Pediatric strokes more than twice as common as previously reported

Sep 17, 2009

Imaging studies along with diagnostic codes on medical charts show that the rate of strokes in infants and children is two to four times higher than commonly thought, researchers report in Stroke: Journal of the American Heart Association.

"Traditional methods using diagnostic codes work fairly well to identify stroke in studies on adults, but they miss a large proportion of cases when applied to infants and ," said Heather J. Fullerton, M.D., senior author of the study and associate professor of neurology at the University of California, San Francisco (USCF).

The inaccurate count occurs because some coders aren't use to applying stroke codes to children or are due to typing errors.

Suspecting that childhood strokes might be under-counted in research based on diagnostic codes alone, researchers from UCSF analyzed the records of 2.3 million children from 0--19 years old enrolled in the Kaiser Permanente managed care plan in Northern California from 1993-2003.

Researchers searched for stroke cases in two ways: using International Classification of Diseases, 9th division (ICD-9) codes (diagnostic codes entered on medical charts primarily for billing purposes) and keywords suggesting a stroke on radiology reports - computerized tomography (CT), magnetic resonance imaging (MRI), and angiograms. They confirmed stroke cases with a thorough chart review and compared the methods' abilities to identify strokes.

Using the combined methods, they confirmed 205 cases of (interrupted blood flow to part of the brain caused by a blood clot), yielding an incidence of 2.4 strokes per 100,000 person-years. This is two to four times higher than the previous estimates of between 0.54 and 1.2 per 100,000 U.S. children per year, which were based only on ICD-9 searches.

Although the discrepancy between actual and recognized cases is wide, stroke in children is still rare and these results should not alarm parents, Fullerton said.

"The major lessons from this work are for researchers," said Fullerton, who heads the Pediatric Stroke and Cardiovascular Disease Center at UCSF.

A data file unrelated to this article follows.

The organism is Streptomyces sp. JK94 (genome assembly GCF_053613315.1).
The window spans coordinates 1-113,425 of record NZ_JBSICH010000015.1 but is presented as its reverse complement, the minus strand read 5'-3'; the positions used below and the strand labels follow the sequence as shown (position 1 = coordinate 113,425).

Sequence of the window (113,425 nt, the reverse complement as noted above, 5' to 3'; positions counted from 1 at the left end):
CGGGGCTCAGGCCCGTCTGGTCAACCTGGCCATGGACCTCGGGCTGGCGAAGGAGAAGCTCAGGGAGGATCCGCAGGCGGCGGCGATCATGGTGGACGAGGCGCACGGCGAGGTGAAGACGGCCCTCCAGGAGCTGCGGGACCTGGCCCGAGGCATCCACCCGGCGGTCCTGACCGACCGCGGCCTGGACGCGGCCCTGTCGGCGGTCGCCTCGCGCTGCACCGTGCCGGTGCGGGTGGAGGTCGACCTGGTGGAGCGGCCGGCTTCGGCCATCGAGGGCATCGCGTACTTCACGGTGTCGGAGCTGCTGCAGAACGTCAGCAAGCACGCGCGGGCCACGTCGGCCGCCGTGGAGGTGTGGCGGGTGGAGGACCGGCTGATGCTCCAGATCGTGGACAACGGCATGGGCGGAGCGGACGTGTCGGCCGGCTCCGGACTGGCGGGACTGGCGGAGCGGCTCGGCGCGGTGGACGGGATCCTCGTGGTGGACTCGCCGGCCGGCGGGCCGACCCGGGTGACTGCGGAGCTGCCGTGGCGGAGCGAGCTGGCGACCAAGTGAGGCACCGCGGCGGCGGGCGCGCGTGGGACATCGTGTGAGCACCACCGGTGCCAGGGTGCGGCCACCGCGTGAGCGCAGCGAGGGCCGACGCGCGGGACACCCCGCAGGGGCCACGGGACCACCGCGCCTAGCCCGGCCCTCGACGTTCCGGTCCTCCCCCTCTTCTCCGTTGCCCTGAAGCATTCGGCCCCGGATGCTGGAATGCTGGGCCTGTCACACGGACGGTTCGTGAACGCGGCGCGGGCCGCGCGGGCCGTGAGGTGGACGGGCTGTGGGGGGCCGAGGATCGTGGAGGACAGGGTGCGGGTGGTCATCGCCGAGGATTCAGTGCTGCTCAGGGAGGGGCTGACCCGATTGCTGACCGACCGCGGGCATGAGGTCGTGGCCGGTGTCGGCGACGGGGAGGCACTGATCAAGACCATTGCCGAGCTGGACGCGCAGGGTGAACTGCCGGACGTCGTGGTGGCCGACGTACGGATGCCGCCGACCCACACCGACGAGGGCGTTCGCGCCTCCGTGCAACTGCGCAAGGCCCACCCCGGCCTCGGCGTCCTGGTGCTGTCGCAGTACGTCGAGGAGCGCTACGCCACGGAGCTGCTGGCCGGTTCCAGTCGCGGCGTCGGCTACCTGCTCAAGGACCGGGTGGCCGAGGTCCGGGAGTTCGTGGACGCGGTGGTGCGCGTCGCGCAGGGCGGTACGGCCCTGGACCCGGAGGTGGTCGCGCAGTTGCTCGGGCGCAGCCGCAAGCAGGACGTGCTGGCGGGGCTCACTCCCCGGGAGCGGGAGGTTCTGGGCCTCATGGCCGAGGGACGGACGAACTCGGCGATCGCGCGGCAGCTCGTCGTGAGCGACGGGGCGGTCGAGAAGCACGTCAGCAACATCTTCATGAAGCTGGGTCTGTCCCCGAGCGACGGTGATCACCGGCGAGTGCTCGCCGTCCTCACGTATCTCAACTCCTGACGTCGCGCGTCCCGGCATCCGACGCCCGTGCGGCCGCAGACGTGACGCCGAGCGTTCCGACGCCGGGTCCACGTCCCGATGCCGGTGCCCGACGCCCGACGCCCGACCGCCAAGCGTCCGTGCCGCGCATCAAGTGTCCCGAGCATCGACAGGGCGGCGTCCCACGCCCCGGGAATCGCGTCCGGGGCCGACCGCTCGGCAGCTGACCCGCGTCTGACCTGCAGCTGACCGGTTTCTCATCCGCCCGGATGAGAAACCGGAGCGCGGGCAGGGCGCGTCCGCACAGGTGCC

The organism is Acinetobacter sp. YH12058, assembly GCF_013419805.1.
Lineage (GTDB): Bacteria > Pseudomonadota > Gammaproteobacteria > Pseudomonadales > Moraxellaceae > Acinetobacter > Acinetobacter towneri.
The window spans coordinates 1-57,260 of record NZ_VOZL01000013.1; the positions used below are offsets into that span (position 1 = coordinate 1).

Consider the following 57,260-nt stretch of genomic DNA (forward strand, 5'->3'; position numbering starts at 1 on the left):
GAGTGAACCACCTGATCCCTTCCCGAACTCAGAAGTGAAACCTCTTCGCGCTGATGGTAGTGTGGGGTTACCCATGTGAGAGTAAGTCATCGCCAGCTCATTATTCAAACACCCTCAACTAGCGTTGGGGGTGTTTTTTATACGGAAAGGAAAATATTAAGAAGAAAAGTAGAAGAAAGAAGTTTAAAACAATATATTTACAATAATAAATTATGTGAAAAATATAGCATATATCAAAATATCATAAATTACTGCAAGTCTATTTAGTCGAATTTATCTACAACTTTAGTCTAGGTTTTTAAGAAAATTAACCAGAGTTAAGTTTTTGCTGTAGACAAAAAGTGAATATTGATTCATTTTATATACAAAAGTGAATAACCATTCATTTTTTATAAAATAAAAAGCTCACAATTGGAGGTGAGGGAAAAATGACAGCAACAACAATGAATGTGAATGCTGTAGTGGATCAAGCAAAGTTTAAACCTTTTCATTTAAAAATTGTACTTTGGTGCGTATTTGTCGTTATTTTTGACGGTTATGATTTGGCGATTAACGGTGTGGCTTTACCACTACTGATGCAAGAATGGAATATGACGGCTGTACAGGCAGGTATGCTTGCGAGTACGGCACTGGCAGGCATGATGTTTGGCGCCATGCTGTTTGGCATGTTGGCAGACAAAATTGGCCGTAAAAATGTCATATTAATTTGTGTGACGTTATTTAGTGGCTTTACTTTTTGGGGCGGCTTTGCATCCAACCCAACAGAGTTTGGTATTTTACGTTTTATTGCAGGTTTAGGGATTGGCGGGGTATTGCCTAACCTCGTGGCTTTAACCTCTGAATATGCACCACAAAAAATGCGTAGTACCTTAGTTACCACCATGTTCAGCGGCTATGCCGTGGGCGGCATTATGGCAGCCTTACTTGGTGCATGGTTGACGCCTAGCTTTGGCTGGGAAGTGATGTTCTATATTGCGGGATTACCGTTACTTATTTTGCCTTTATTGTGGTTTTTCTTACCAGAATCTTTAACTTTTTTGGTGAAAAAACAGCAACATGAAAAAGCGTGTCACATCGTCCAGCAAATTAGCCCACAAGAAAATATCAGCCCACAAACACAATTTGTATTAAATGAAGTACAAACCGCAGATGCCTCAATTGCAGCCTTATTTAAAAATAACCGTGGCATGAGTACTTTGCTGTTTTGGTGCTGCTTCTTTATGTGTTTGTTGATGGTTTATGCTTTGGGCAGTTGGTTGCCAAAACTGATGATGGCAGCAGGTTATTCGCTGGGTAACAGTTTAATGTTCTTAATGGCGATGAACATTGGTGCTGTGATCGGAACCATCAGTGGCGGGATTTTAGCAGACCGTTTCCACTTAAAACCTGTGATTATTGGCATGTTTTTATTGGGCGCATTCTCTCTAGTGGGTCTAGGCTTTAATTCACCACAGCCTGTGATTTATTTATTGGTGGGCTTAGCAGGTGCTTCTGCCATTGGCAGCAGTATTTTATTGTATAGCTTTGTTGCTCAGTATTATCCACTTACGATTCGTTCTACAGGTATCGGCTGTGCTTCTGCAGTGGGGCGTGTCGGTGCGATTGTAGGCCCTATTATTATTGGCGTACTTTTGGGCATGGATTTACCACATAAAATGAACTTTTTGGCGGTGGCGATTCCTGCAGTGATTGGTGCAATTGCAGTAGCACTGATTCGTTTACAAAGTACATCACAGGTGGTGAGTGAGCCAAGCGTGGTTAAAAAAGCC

The team compared the search methods on their ability to identify the charts of children who had experienced a stroke (the sensitivity of the measures). The radiology search, they found, was far more sensitive (83 percent) than the ICD-9 code search (39 percent). For strokes that occurred around the time of childbirth, the discrepancy was even wider, with a sensitivity of 12 percent using ICD-9 codes for stroke, and 87 percent using radiology records.

"Studies based on ICD-9 codes may vastly underestimate the incidence and cost of pediatric stroke," she said. Because the study was limited to one healthcare organization, the researchers said they weren't certain that the limitations of ICD-9 code searches would be the same in other systems.

However, Fullerton said "our findings suggest that the field needs more prospective studies; although more costly, prospective studies can capture more pediatric strokes by identifying them as they occur.

"Although pediatric stroke is rare, it carries a high burden of lifelong motor and cognitive disabilities," she said.

Source: American Heart Association (news : web)

Explore further: AbbVie to pay Shire $1.64B fee over nixed merger

add to favorites email to friend print save as pdf

Related Stories

Stroke victims experiencing seizures more likely to die

May 19, 2008

Seizures may be a sign of significant brain injury, and may occur in patients that experience any type of stroke. A new study finds that stroke patients with ensuing seizures are more likely to die in the 30 days following ...

Recommended for you

New MCAT shifts focus, will include humanities

18 hours ago

(HealthDay)—The Medical College Admission Test (MCAT) has been revised, and the latest changes, including more humanities such as social sciences, are due to be implemented next April, according to a report ...

Using feminist theory to understand male rape

Oct 20, 2014

Decades of feminist research have framed rape and sexual assault as a 'women's issue', leaving little room for the experiences of male victims. But a new study published in the Journal of Gender Studies suggests that feminist ...

Simulation-based training improves endoscopy execution

Oct 18, 2014

(HealthDay)—Simulation-based training (SBT) improves clinicians' performance of gastrointestinal endoscopy in both test settings and clinical practice, according to research published in the October issue ...

User comments : 0